Many entrepreneurs start their own businesses to escape the confines of corporate life. As a result, few bring that structure to their own operations. But this isn't the case with Catarina Norman and Malin Leschly, the co-owners of Flicka, a Scandinavian clothing and design boutique based in San Francisco. Launched in September, 2004, Flicka may be one of the very few five-employee outfits with human resources, legal, and finance departments.
BusinessWeek Online reporter Burt Helm recently spoke with Norman, a former financial analyst, venture capitalist, and tech strategist, about her path toward startup life, and why traditional corporate practices can work for a small business. Edited excerpts of their conversation follow.
Q: First of all, why Swedish clothing and furniture?
A: I'm half Swedish, and my business partner [Leschly] is from Sweden. We met in January, 2003. It was a dream of mine to franchise one of those [clothing] brands, and her dream was also to franchise one [in design]. Scandinavian clothes are classic, simple pieces with kind of a twist. And people have known about Scandinavian furniture for a long time -- it's classic, timeless, and modern, but still reasonably priced. That's why we decided to bring in the design side as well.
If we bring in people with the design, they'll then see the women's clothes, have the same associations, and see the similar lines and the similar style.
Q: You seem comfortable with entrepreneurial life these days, but you began your career in investment banking. Why?
A: Graduating from college, I considered fashion and photography, but I knew it couldn't pay the bills. I talked to photographers, I spoke to people in the fashion world, and it didn't seem like either of those careers had either the training program or the track you could go on and learn the ropes and build your r?sum?. It really didn't seem like such a clear path. It just seemed like if I went into the corporate world, I could go back with those skills under my belt.
Q: Many people decide to start their own company because they clash with Corporate America. But you've made a great effort to bring that culture with you.
A: We have really structured the small business that way. Malin's in charge of HR, legal, and she's in charge of buying for all design products. I'm in charge of finance, buying for all fashion products, and we kind of share marketing.
[In September, 2003,] we did a full-blown business plan, even though we were self-funded and didn't need to do as much as we did. But we gathered a lot of research and met with anyone associated with the fashion world. Then in January, we invited eight women all from different backgrounds, and we showed them our branding ideas and what types of products we'd like to sell.
We also did a survey online about how much people spend at boutiques. We took that, combined it into our business plan, and made our first buying trip in February, 2004. The collection started shipping in August, and we opened in September.
Q: Do you think other entrepreneurs can benefit from structuring their companies this way?
A: It makes it a lot easier. I don't know how people do it alone -- and without that kind of organization. There's just so much to do.
Q: What do you think is the most valuable lesson you have learned from the investment-banking and venture-capital world?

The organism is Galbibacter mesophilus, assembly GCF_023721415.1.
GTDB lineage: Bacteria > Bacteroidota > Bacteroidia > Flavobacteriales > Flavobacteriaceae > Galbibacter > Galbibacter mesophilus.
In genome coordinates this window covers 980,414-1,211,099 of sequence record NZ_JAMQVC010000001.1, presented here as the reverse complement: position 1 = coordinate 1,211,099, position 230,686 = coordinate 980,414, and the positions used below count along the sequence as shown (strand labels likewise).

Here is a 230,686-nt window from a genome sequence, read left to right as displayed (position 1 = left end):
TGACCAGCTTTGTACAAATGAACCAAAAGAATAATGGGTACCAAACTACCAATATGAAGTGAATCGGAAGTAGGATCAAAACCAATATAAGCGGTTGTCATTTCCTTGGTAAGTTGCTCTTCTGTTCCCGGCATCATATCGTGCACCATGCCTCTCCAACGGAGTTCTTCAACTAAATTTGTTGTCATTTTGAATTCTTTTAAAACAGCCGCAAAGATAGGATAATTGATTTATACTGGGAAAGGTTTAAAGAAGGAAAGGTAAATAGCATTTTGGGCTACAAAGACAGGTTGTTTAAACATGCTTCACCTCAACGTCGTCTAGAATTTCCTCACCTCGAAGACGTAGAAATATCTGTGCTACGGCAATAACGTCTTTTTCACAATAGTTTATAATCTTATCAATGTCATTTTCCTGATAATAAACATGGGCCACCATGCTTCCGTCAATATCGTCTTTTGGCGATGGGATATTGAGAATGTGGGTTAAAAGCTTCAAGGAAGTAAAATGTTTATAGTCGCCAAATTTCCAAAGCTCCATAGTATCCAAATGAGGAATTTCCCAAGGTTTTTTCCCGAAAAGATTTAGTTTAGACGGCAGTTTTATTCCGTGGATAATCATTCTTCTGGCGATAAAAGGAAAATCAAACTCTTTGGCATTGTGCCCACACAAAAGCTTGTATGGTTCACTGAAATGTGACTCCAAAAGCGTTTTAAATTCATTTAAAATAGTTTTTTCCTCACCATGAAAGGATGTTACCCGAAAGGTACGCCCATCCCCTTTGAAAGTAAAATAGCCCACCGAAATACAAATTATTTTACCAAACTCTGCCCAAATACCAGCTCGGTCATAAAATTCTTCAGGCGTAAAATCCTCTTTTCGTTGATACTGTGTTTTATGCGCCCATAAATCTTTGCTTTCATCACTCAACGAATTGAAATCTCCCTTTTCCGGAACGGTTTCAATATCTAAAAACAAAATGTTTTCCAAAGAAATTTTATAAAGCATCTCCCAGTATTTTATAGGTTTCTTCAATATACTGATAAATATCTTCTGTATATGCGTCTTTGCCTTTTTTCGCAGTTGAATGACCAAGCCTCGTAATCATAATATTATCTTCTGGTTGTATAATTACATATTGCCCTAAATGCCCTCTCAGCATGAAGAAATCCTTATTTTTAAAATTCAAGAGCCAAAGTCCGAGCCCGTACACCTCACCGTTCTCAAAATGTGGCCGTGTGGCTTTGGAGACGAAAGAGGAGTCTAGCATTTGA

A: In my very first job out of college, I was meeting with CEOs in the first week, and that teaches you not to be shy. I've pushed myself to network more, which is something people are always anxious about. I learned the fundamentals of networking and pushed myself to network in my personal life. Now it comes naturally. And when you're doing it for your own business, networking and marketing becomes fun because it comes from the heart.
Q: Was there anything in the startup world that you found yourself unprepared for?
A: The people that we deal with -- our vendors are fashion brands -- a lot of them are really creative people, and few of them have a strong financial background. They don't deal with Microsoft Excel very well. We learned very quickly that the best way to build a relationship with these brands was to meet with them in person and be with them four to five hours.
For a number of brands, we did do a series of presentations, but some of the brands didn't respond to that corporate approach -- it was too much. We really had to learn how to respond to different types of businesses.
Q: How have you gone about learning the nuances of the fashion business?
A: I met some women who were starting their own thing. I said I wanted to start something as well, and the next thing I know, there was a women's business group meeting. We had a small advisory board from the beginning -- three women from the fashion world who we had asked to help us. At the end of the day, they were all friends. We would meet with them, buy them lunch and coffee, and just talk to them and get their advice.
Q: Why do you think your concept has worked in San Francisco?
A: We think Scandinavian design and clothing is really appropriate for the San Franciscan market. People like to have slightly trendy pieces, but it's not like L.A. where they need flashy pieces. And San Francisco is a very entrepreneurial place. It used to be the whole dot-com craze, but after the crash, I think people here really assessed what they wanted to do with their lives.
Now it seems people are starting companies that match their passions. I have one friend who started a yoga studio, one a stationery boutique, one a fashion boutique. After being down for a while, people here are feeling better again.